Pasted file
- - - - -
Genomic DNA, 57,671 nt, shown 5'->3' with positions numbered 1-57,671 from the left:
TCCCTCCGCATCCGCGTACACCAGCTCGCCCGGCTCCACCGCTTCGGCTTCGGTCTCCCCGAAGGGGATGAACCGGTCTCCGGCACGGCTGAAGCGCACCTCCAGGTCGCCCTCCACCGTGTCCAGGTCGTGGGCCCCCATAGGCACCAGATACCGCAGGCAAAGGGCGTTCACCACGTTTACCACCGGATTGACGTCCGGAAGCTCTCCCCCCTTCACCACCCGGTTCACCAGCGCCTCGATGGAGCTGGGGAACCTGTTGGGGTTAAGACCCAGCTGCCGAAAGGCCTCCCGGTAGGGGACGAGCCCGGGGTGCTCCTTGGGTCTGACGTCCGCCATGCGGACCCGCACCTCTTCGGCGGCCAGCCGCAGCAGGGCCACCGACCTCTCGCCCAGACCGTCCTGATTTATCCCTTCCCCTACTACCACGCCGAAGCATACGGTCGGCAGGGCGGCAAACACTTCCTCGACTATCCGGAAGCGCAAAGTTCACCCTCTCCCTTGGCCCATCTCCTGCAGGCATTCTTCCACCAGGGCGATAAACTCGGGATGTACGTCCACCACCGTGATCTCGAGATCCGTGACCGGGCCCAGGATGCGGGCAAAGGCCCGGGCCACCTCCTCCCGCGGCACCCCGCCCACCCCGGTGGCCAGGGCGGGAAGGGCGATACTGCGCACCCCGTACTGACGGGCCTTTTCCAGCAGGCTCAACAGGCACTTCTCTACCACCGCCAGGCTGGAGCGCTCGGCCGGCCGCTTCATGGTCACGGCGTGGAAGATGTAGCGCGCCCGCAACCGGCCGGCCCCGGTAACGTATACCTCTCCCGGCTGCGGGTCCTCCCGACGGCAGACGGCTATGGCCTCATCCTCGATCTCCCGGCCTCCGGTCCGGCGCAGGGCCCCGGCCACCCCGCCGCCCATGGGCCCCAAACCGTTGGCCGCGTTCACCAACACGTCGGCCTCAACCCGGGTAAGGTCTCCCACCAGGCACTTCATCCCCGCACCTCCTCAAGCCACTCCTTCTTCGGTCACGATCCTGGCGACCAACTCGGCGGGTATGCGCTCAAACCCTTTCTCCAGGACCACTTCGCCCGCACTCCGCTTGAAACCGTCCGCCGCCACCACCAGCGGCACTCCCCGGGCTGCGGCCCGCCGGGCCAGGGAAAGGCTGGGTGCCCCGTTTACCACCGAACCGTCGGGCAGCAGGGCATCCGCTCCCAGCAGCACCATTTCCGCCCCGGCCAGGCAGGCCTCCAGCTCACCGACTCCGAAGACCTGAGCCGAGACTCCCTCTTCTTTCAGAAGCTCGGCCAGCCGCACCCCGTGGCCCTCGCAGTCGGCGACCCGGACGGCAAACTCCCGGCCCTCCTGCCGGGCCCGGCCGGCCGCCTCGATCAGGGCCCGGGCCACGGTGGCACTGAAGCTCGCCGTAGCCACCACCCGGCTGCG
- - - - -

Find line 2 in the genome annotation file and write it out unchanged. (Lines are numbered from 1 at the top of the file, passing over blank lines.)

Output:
TCCCTCCGCATCCGCGTACACCAGCTCGCCCGGCTCCACCGCTTCGGCTTCGGTCTCCCCGAAGGGGATGAACCGGTCTCCGGCACGGCTGAAGCGCACCTCCAGGTCGCCCTCCACCGTGTCCAGGTCGTGGGCCCCCATAGGCACCAGATACCGCAGGCAAAGGGCGTTCACCACGTTTACCACCGGATTGACGTCCGGAAGCTCTCCCCCCTTCACCACCCGGTTCACCAGCGCCTCGATGGAGCTGGGGAACCTGTTGGGGTTAAGACCCAGCTGCCGAAAGGCCTCCCGGTAGGGGACGAGCCCGGGGTGCTCCTTGGGTCTGACGTCCGCCATGCGGACCCGCACCTCTTCGGCGGCCAGCCGCAGCAGGGCCACCGACCTCTCGCCCAGACCGTCCTGATTTATCCCTTCCCCTACTACCACGCCGAAGCATACGGTCGGCAGGGCGGCAAACACTTCCTCGACTATCCGGAAGCGCAAAGTTCACCCTCTCCCTTGGCCCATCTCCTGCAGGCATTCTTCCACCAGGGCGATAAACTCGGGATGTACGTCCACCACCGTGATCTCGAGATCCGTGACCGGGCCCAGGATGCGGGCAAAGGCCCGGGCCACCTCCTCCCGCGGCACCCCGCCCACCCCGGTGGCCAGGGCGGGAAGGGCGATACTGCGCACCCCGTACTGACGGGCCTTTTCCAGCAGGCTCAACAGGCACTTCTCTACCACCGCCAGGCTGGAGCGCTCGGCCGGCCGCTTCATGGTCACGGCGTGGAAGATGTAGCGCGCCCGCAACCGGCCGGCCCCGGTAACGTATACCTCTCCCGGCTGCGGGTCCTCCCGACGGCAGACGGCTATGGCCTCATCCTCGATCTCCCGGCCTCCGGTCCGGCGCAGGGCCCCGGCCACCCCGCCGCCCATGGGCCCCAAACCGTTGGCCGCGTTCACCAACACGTCGGCCTCAACCCGGGTAAGGTCTCCCACCAGGCACTTCATCCCCGCACCTCCTCAAGCCACTCCTTCTTCGGTCACGATCCTGGCGACCAACTCGGCGGGTATGCGCTCAAACCCTTTCTCCAGGACCACTTCGCCCGCACTCCGCTTGAAACCGTCCGCCGCCACCACCAGCGGCACTCCCCGGGCTGCGGCCCGCCGGGCCAGGGAAAGGCTGGGTGCCCCGTTTACCACCGAACCGTCGGGCAGCAGGGCATCCGCTCCCAGCAGCACCATTTCCGCCCCGGCCAGGCAGGCCTCCAGCTCACCGACTCCGAAGACCTGAGCCGAGACTCCCTCTTCTTTCAGAAGCTCGGCCAGCCGCACCCCGTGGCCCTCGCAGTCGGCGACCCGGACGGCAAACTCCCGGCCCTCCTGCCGGGCCCGGCCGGCCGCCTCGATCAGGGCCCGGGCCACGGTGGCACTGAAGCTCGCCGTAGCCACCACCCGGCTGCG